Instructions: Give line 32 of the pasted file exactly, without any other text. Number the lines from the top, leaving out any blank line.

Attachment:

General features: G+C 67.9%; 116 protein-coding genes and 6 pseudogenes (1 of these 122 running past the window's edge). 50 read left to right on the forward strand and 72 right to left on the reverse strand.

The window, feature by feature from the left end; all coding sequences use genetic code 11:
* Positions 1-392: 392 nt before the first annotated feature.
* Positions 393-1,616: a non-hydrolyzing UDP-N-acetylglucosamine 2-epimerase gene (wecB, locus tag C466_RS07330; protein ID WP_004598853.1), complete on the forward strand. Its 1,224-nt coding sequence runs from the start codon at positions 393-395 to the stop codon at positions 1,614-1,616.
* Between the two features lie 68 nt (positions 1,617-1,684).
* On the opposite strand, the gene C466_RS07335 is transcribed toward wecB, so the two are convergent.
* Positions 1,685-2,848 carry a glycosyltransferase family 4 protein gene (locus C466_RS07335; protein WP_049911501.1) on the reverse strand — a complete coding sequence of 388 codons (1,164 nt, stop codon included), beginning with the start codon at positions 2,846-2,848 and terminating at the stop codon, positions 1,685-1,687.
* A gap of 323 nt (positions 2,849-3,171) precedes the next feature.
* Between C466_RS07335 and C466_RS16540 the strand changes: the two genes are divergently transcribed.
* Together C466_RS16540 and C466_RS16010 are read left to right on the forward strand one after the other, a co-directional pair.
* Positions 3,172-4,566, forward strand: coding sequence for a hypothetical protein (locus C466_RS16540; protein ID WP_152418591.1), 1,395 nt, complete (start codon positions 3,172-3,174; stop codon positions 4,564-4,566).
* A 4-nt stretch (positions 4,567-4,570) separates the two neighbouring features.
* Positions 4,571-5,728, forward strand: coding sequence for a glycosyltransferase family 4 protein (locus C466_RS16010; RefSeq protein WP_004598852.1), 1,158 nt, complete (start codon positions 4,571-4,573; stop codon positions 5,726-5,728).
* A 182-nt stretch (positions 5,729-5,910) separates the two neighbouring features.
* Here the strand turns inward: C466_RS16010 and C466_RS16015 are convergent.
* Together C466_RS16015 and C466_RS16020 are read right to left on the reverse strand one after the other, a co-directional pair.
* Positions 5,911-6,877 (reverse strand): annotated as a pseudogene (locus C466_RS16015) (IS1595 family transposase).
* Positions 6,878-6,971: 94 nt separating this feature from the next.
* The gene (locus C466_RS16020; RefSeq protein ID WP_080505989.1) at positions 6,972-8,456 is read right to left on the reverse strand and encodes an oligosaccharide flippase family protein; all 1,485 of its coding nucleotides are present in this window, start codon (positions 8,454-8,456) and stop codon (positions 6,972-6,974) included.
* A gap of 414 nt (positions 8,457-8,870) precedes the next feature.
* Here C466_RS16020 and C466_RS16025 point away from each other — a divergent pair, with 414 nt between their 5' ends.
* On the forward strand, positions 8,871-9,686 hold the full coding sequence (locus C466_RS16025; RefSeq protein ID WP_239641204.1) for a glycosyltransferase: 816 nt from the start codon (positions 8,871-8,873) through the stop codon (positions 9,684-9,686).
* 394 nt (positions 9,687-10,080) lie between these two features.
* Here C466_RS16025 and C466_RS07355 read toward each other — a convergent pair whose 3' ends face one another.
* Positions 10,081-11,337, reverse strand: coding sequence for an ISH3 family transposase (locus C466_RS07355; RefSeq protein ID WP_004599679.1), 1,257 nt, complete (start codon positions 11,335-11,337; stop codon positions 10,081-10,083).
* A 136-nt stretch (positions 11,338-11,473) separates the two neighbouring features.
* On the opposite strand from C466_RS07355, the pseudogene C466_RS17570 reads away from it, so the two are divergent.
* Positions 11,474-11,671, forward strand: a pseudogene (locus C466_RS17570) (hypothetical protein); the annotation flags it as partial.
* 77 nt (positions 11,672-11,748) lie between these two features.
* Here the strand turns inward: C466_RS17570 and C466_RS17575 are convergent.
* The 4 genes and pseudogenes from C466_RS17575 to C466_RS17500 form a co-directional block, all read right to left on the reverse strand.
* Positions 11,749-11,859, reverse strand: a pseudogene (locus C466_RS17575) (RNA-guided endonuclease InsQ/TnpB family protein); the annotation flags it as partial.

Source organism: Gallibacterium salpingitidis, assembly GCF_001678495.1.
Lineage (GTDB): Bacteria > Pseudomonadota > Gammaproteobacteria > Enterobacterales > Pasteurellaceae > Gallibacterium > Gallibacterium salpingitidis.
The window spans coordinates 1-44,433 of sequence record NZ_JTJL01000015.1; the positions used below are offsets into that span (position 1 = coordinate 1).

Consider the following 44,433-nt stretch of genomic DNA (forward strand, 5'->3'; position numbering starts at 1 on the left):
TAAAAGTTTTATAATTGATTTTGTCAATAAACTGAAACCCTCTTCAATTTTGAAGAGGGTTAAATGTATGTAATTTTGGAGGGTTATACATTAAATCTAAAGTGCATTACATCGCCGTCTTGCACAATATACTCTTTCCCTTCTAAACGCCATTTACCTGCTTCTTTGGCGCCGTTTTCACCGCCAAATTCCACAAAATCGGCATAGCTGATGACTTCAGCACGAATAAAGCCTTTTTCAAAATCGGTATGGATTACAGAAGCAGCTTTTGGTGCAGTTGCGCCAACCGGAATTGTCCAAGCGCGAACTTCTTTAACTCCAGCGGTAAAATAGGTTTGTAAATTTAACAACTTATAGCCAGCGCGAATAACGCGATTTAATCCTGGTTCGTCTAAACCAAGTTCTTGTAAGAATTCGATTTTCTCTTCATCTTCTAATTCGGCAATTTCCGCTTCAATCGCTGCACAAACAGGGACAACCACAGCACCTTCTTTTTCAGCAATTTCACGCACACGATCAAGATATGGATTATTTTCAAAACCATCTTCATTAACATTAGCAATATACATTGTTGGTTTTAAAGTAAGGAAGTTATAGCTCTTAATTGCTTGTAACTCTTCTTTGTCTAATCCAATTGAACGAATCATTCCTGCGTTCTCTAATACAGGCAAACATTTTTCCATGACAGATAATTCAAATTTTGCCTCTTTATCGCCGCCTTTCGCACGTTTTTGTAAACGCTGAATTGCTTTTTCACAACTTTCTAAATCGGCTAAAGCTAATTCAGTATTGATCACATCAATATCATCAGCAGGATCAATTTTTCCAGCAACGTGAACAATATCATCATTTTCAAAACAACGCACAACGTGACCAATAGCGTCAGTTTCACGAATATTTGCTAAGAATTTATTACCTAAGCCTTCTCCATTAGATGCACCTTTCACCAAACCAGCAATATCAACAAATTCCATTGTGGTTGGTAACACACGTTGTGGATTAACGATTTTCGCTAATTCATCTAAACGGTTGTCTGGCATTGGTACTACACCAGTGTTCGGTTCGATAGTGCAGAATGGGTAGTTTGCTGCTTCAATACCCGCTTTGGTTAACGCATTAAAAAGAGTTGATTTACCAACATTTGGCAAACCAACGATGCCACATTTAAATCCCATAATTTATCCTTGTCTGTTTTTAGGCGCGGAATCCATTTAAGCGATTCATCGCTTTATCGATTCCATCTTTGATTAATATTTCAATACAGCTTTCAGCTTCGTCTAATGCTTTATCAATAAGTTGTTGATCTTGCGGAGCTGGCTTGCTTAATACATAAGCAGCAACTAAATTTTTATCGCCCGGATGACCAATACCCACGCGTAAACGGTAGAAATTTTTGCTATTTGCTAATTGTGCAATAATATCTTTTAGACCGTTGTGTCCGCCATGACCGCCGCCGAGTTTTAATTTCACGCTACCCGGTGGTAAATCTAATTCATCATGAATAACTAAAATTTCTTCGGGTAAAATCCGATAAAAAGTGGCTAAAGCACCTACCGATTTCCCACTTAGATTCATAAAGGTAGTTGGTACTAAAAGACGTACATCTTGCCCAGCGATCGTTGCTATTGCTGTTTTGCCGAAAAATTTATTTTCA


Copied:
* Positions 11,749-11,859, reverse strand: a pseudogene (locus C466_RS17575) (RNA-guided endonuclease InsQ/TnpB family protein); the annotation flags it as partial.